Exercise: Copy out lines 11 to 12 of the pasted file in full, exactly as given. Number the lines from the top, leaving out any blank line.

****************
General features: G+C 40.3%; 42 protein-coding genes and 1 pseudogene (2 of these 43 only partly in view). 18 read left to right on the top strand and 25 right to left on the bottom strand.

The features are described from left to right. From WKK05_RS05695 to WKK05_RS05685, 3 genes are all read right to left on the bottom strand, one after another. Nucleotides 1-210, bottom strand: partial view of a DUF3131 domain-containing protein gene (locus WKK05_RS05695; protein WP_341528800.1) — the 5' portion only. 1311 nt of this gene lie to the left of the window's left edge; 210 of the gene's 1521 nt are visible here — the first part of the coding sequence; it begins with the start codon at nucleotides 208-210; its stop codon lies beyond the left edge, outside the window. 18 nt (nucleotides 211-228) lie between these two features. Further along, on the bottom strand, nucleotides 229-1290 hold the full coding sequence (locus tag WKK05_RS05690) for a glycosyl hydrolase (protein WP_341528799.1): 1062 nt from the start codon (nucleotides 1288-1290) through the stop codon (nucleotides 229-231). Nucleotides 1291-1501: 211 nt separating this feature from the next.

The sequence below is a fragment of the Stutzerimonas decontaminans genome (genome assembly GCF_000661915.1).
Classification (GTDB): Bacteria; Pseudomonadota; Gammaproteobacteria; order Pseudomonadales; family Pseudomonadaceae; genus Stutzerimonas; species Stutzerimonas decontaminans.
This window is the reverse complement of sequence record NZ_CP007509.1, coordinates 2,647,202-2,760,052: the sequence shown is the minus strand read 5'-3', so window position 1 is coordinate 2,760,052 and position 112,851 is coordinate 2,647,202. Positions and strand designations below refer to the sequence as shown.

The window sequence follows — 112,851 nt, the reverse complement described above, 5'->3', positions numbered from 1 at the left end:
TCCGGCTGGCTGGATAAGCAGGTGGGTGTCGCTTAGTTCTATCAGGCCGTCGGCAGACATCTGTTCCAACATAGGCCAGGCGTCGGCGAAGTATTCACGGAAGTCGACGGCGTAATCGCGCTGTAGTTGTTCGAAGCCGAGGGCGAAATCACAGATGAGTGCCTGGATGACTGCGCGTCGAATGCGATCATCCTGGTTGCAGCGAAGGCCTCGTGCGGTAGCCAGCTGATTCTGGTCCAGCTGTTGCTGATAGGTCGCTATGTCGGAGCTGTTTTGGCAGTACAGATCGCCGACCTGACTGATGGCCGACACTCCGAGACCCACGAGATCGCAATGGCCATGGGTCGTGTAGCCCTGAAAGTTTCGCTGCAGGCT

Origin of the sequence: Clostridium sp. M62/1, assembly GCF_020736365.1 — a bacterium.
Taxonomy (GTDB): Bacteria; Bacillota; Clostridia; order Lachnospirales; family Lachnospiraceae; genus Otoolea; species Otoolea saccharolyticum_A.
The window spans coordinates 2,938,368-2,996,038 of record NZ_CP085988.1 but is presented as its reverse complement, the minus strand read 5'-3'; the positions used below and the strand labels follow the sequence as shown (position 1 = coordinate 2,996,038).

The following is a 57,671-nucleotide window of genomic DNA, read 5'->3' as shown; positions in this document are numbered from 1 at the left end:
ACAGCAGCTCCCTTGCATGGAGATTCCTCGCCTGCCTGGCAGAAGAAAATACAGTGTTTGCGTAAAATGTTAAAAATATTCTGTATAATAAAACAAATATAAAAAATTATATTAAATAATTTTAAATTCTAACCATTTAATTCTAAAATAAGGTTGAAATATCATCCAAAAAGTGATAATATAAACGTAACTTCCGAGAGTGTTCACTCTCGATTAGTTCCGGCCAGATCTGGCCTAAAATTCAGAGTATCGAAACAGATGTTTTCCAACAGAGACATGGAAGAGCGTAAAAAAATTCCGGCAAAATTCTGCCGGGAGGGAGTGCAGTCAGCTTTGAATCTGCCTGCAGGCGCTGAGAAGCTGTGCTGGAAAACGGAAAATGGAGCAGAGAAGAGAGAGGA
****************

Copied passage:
The following is a 57,671-nucleotide window of genomic DNA, read 5'->3' as shown; positions in this document are numbered from 1 at the left end:
ACAGCAGCTCCCTTGCATGGAGATTCCTCGCCTGCCTGGCAGAAGAAAATACAGTGTTTGCGTAAAATGTTAAAAATATTCTGTATAATAAAACAAATATAAAAAATTATATTAAATAATTTTAAATTCTAACCATTTAATTCTAAAATAAGGTTGAAATATCATCCAAAAAGTGATAATATAAACGTAACTTCCGAGAGTGTTCACTCTCGATTAGTTCCGGCCAGATCTGGCCTAAAATTCAGAGTATCGAAACAGATGTTTTCCAACAGAGACATGGAAGAGCGTAAAAAAATTCCGGCAAAATTCTGCCGGGAGGGAGTGCAGTCAGCTTTGAATCTGCCTGCAGGCGCTGAGAAGCTGTGCTGGAAAACGGAAAATGGAGCAGAGAAGAGAGAGGA